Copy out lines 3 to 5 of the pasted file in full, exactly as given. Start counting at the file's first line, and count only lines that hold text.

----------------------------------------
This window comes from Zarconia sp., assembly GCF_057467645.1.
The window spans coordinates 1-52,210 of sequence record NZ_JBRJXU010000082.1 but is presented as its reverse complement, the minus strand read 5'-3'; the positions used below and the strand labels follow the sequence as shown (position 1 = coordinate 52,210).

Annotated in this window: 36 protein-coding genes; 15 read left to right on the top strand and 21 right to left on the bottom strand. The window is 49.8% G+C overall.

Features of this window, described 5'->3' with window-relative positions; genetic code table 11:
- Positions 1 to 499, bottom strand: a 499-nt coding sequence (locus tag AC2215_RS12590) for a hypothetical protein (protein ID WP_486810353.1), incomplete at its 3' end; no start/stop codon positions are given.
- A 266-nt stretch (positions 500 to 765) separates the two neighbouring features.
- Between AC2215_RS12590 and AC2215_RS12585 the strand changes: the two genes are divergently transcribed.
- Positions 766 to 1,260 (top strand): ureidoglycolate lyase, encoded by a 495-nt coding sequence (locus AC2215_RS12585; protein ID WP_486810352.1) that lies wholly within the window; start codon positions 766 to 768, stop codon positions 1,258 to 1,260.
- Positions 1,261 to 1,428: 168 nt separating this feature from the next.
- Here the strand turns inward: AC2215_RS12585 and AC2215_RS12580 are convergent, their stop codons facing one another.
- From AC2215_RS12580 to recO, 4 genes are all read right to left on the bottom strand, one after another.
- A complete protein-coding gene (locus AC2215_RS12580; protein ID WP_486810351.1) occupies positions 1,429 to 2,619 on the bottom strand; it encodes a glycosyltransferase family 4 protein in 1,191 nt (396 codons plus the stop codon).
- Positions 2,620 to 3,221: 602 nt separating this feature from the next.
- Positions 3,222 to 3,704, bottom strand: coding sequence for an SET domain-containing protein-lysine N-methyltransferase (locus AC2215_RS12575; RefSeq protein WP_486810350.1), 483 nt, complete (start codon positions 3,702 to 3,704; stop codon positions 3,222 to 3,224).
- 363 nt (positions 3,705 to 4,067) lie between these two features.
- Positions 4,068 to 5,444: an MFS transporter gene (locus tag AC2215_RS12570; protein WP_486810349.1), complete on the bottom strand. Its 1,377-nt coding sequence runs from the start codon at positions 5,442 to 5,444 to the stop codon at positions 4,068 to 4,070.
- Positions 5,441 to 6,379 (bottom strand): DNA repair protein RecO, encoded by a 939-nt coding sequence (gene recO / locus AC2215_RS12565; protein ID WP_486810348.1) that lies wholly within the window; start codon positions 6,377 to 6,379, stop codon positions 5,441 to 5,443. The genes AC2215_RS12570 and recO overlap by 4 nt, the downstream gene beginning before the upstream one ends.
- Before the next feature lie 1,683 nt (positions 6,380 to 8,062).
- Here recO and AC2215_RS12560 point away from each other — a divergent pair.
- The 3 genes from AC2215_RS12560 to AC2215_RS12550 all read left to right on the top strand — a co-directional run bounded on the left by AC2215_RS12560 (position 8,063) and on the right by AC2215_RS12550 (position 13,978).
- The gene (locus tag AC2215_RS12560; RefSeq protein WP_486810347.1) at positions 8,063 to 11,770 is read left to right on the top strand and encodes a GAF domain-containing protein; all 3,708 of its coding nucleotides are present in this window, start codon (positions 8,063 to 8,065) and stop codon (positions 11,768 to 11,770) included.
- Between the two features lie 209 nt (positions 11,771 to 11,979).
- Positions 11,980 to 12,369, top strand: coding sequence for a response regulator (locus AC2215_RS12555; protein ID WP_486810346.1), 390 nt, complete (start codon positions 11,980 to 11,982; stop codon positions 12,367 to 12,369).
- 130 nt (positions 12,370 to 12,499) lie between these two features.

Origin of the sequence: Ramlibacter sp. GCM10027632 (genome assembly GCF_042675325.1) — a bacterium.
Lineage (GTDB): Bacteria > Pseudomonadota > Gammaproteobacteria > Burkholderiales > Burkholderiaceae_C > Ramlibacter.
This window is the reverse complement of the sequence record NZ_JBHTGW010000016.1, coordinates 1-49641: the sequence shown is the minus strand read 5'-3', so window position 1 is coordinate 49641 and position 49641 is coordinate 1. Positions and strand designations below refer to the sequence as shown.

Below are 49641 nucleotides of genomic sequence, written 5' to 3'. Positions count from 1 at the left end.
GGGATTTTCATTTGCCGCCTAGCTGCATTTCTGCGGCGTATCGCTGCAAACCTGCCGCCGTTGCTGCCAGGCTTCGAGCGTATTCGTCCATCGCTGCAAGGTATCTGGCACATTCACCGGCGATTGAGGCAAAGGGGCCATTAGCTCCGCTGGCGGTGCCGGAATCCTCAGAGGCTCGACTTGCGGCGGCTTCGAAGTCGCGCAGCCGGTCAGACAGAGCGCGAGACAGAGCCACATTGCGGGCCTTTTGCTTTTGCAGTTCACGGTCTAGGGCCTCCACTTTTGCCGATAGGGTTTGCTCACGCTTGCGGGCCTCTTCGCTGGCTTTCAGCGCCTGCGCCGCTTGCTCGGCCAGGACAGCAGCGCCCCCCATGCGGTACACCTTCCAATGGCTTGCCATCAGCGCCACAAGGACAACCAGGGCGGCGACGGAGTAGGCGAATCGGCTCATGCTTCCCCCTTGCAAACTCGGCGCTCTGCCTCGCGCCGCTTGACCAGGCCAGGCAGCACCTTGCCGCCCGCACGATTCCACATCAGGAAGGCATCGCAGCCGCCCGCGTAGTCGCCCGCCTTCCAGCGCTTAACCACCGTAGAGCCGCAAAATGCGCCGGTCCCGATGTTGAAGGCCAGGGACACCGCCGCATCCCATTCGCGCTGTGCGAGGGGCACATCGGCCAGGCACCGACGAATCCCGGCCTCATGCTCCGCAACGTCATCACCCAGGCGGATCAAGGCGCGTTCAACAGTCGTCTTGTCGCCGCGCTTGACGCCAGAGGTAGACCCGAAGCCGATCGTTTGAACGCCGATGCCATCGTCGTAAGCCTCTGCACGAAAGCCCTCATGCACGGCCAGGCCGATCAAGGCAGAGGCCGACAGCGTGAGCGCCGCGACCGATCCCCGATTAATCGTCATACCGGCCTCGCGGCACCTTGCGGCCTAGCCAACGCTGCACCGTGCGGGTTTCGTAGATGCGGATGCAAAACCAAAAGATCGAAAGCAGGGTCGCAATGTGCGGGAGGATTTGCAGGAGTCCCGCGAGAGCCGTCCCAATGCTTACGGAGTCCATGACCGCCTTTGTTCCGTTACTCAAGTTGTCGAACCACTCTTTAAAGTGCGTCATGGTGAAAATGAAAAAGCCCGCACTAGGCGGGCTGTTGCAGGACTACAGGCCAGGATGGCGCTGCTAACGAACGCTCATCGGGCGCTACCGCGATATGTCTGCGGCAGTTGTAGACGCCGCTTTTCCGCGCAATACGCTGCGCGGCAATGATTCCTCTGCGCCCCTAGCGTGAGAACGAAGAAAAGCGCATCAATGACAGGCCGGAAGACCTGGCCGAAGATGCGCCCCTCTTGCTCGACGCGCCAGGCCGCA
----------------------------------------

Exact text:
Annotated in this window: 36 protein-coding genes; 15 read left to right on the top strand and 21 right to left on the bottom strand. The window is 49.8% G+C overall.

Features of this window, described 5'->3' with window-relative positions; genetic code table 11:
- Positions 1 to 499, bottom strand: a 499-nt coding sequence (locus tag AC2215_RS12590) for a hypothetical protein (protein ID WP_486810353.1), incomplete at its 3' end; no start/stop codon positions are given.